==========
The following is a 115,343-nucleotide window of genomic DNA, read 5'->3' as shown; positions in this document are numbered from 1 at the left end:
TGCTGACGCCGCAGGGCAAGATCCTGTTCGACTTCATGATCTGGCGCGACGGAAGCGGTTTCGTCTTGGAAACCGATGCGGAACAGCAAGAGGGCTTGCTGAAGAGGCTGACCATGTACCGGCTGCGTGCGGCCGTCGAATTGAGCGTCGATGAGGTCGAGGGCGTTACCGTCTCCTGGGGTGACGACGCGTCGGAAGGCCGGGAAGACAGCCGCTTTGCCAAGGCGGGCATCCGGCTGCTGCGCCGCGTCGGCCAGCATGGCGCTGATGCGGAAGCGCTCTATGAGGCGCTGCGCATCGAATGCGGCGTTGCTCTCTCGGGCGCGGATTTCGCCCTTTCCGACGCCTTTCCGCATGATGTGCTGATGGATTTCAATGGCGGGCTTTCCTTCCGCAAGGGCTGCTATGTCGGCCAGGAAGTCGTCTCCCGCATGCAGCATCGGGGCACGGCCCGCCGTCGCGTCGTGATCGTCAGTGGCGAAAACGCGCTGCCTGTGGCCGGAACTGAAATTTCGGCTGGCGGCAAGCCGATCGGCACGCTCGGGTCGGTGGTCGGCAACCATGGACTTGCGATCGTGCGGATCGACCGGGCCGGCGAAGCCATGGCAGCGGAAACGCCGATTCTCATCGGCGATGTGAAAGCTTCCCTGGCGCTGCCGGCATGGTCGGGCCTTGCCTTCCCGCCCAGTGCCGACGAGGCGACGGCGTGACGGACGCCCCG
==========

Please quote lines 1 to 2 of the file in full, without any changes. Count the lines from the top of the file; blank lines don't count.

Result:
The following is a 115,343-nucleotide window of genomic DNA, read 5'->3' as shown; positions in this document are numbered from 1 at the left end:
TGCTGACGCCGCAGGGCAAGATCCTGTTCGACTTCATGATCTGGCGCGACGGAAGCGGTTTCGTCTTGGAAACCGATGCGGAACAGCAAGAGGGCTTGCTGAAGAGGCTGACCATGTACCGGCTGCGTGCGGCCGTCGAATTGAGCGTCGATGAGGTCGAGGGCGTTACCGTCTCCTGGGGTGACGACGCGTCGGAAGGCCGGGAAGACAGCCGCTTTGCCAAGGCGGGCATCCGGCTGCTGCGCCGCGTCGGCCAGCATGGCGCTGATGCGGAAGCGCTCTATGAGGCGCTGCGCATCGAATGCGGCGTTGCTCTCTCGGGCGCGGATTTCGCCCTTTCCGACGCCTTTCCGCATGATGTGCTGATGGATTTCAATGGCGGGCTTTCCTTCCGCAAGGGCTGCTATGTCGGCCAGGAAGTCGTCTCCCGCATGCAGCATCGGGGCACGGCCCGCCGTCGCGTCGTGATCGTCAGTGGCGAAAACGCGCTGCCTGTGGCCGGAACTGAAATTTCGGCTGGCGGCAAGCCGATCGGCACGCTCGGGTCGGTGGTCGGCAACCATGGACTTGCGATCGTGCGGATCGACCGGGCCGGCGAAGCCATGGCAGCGGAAACGCCGATTCTCATCGGCGATGTGAAAGCTTCCCTGGCGCTGCCGGCATGGTCGGGCCTTGCCTTCCCGCCCAGTGCCGACGAGGCGACGGCGTGACGGACGCCCCG